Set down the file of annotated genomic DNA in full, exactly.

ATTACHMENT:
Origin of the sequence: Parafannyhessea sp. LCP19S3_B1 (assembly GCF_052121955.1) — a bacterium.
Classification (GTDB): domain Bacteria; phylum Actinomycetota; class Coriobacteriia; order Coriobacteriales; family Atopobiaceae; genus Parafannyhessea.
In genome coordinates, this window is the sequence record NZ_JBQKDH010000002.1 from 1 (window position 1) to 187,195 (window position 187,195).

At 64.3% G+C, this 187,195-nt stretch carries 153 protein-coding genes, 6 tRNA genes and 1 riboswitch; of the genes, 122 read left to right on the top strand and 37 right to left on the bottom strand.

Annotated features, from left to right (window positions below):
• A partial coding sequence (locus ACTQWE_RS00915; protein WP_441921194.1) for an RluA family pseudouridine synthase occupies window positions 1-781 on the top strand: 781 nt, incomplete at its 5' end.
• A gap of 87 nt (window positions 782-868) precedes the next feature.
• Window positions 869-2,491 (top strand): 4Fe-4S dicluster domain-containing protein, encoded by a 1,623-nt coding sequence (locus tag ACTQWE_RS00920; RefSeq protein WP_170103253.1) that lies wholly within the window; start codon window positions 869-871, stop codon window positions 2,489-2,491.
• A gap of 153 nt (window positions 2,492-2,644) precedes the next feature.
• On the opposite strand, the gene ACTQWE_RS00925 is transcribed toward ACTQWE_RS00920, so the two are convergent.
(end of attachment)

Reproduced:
Origin of the sequence: Parafannyhessea sp. LCP19S3_B1 (assembly GCF_052121955.1) — a bacterium.
Classification (GTDB): domain Bacteria; phylum Actinomycetota; class Coriobacteriia; order Coriobacteriales; family Atopobiaceae; genus Parafannyhessea.
In genome coordinates, this window is the sequence record NZ_JBQKDH010000002.1 from 1 (window position 1) to 187,195 (window position 187,195).

At 64.3% G+C, this 187,195-nt stretch carries 153 protein-coding genes, 6 tRNA genes and 1 riboswitch; of the genes, 122 read left to right on the top strand and 37 right to left on the bottom strand.

Annotated features, from left to right (window positions below):
• A partial coding sequence (locus ACTQWE_RS00915; protein WP_441921194.1) for an RluA family pseudouridine synthase occupies window positions 1-781 on the top strand: 781 nt, incomplete at its 5' end.
• A gap of 87 nt (window positions 782-868) precedes the next feature.
• Window positions 869-2,491 (top strand): 4Fe-4S dicluster domain-containing protein, encoded by a 1,623-nt coding sequence (locus tag ACTQWE_RS00920; RefSeq protein WP_170103253.1) that lies wholly within the window; start codon window positions 869-871, stop codon window positions 2,489-2,491.
• A gap of 153 nt (window positions 2,492-2,644) precedes the next feature.
• On the opposite strand, the gene ACTQWE_RS00925 is transcribed toward ACTQWE_RS00920, so the two are convergent.